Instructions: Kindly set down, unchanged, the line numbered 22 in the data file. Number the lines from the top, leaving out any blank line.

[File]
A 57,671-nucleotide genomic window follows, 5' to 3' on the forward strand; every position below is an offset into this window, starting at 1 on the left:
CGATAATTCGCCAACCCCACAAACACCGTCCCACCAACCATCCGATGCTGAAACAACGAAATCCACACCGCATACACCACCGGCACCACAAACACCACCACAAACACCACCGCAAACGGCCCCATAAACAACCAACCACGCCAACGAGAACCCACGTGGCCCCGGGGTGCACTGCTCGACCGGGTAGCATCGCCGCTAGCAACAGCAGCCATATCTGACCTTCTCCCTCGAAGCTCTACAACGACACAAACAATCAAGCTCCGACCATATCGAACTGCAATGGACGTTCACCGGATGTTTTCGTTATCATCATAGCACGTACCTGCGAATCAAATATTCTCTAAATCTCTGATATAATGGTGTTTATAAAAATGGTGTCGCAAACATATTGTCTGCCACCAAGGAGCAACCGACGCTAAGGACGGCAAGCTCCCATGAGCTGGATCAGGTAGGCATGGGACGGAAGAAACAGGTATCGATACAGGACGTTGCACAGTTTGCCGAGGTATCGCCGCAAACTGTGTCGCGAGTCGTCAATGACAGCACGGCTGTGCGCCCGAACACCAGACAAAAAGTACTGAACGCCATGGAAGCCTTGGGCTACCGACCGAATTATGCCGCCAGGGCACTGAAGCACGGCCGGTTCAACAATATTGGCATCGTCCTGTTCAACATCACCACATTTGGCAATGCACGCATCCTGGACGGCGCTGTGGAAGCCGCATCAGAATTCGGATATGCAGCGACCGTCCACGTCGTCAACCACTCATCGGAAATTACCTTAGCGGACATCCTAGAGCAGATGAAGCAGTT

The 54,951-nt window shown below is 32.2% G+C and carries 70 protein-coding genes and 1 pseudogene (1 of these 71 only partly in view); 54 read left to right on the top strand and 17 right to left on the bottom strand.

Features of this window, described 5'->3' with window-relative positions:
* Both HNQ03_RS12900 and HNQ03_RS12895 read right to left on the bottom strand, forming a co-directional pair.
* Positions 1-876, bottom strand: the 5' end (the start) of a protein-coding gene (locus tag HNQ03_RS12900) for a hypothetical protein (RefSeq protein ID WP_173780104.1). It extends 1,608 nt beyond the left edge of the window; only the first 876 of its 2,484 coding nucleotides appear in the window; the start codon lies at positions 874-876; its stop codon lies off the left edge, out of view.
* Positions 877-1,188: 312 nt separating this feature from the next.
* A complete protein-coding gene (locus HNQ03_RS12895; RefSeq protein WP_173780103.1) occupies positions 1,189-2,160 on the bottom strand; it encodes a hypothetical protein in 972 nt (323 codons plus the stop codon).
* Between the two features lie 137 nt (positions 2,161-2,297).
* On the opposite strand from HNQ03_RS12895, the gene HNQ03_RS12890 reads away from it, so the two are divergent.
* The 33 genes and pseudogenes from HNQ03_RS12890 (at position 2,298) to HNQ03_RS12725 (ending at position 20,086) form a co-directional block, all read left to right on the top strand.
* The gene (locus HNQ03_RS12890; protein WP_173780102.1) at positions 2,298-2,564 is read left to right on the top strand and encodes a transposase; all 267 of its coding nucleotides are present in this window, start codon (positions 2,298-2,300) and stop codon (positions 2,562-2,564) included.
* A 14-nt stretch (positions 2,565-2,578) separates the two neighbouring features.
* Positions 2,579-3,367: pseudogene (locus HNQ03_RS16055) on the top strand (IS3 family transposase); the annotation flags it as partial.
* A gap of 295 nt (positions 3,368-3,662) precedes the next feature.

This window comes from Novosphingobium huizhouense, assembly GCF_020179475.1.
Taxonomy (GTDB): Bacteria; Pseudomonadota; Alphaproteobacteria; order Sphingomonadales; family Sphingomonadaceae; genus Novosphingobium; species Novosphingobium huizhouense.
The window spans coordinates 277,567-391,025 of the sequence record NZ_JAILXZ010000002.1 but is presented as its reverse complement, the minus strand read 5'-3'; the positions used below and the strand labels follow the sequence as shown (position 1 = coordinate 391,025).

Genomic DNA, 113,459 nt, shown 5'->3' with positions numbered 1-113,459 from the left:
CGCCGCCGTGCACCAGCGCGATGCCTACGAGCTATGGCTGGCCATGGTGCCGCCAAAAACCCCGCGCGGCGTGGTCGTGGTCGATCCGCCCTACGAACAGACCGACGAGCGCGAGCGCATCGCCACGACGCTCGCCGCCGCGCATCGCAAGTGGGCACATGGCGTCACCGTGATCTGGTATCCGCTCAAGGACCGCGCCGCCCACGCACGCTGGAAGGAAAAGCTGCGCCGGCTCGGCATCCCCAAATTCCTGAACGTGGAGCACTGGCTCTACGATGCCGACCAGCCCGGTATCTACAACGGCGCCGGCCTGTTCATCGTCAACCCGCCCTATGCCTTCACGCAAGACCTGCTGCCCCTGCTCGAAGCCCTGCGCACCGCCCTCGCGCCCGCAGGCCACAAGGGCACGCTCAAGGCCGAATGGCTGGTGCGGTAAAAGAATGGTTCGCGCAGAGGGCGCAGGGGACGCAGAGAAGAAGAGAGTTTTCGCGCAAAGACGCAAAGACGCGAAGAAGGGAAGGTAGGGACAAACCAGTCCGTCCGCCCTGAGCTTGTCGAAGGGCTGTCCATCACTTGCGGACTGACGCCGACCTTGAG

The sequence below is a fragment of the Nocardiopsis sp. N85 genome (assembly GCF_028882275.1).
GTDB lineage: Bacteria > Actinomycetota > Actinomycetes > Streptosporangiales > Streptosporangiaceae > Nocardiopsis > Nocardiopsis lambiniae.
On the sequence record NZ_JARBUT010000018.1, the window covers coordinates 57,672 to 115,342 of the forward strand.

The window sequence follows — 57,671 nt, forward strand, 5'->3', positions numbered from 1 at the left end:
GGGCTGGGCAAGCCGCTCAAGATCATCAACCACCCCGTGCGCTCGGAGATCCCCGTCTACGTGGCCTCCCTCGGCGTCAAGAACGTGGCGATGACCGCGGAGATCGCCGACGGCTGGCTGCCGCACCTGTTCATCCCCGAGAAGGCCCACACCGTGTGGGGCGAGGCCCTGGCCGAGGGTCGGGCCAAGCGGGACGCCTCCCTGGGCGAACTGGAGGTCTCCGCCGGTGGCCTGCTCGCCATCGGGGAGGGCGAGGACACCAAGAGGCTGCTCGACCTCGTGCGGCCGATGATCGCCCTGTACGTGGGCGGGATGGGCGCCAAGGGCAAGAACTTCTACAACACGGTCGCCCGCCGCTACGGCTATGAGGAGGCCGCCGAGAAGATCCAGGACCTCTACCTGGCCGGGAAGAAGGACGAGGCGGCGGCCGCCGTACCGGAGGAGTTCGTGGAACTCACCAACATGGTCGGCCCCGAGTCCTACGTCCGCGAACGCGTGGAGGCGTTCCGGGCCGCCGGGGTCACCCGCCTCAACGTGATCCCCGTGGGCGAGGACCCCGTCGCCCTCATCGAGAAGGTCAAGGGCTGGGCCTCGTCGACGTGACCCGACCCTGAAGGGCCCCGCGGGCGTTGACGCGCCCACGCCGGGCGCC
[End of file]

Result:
GTDB lineage: Bacteria > Actinomycetota > Actinomycetes > Streptosporangiales > Streptosporangiaceae > Nocardiopsis > Nocardiopsis lambiniae.